The Process Of Laser-Based Alignment

Laser-based alignment is the process by which a system of devices composed of a laser, targets and other equipment is used to measure and create a precise straight line along the entire length of a given laser beam.

A laser is set up at one end of the desired line and a laser beam is pointed at what is called a reference target, which is positioned at the other end of the desired line. The reference target is positioned until it is at dead center. Once the laser and reference target have been centered, various targets can be set up anywhere along the beam and the proper alignments can be made to correct any deviations and variations off the x-y axis in reference to the target.

Today's sophisticated, but easy to use laser-based alignment systems, provide a rapid and extremely accurate method of precision measuring and aligning for industrial applications, allowing non-contact measurement of position, distance, motion and vibration over long distances.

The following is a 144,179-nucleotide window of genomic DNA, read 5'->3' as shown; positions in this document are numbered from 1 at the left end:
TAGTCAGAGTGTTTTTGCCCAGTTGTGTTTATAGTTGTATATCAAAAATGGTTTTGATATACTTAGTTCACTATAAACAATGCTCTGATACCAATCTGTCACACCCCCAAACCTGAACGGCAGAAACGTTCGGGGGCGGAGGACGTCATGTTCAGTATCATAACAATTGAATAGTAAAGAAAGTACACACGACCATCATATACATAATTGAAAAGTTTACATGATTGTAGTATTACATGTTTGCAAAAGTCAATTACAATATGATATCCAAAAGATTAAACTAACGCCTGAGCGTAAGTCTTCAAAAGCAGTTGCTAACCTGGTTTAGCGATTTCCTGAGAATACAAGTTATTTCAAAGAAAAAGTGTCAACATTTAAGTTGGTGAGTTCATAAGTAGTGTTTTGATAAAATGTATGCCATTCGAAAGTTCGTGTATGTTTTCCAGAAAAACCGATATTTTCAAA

Prior to the advent of laser alignment technology, measuring and making alignments in processes like these required the use of a hand-strung wire, repeatedly placed at specific points along the entire length of what was being measured. Laser-based alignment was actually a development of the airline industry where this old-style manual process gave way to the need for an extremely precise but easy method of aligning wings, fuselages and seat tracks.

Laser-based alignment was born and has now solved some of the most difficult manufacturing problems in the aviation, shipbuilding and automotive industries, where precise measurements and positioning are often mission-critical and are needed across long spans and distances such as wingspans and propellor shafts.

You can find out more about which one of On-Trak Photonic's laser alignment systems is right for your application by contacting us or checking out the resources on our website.

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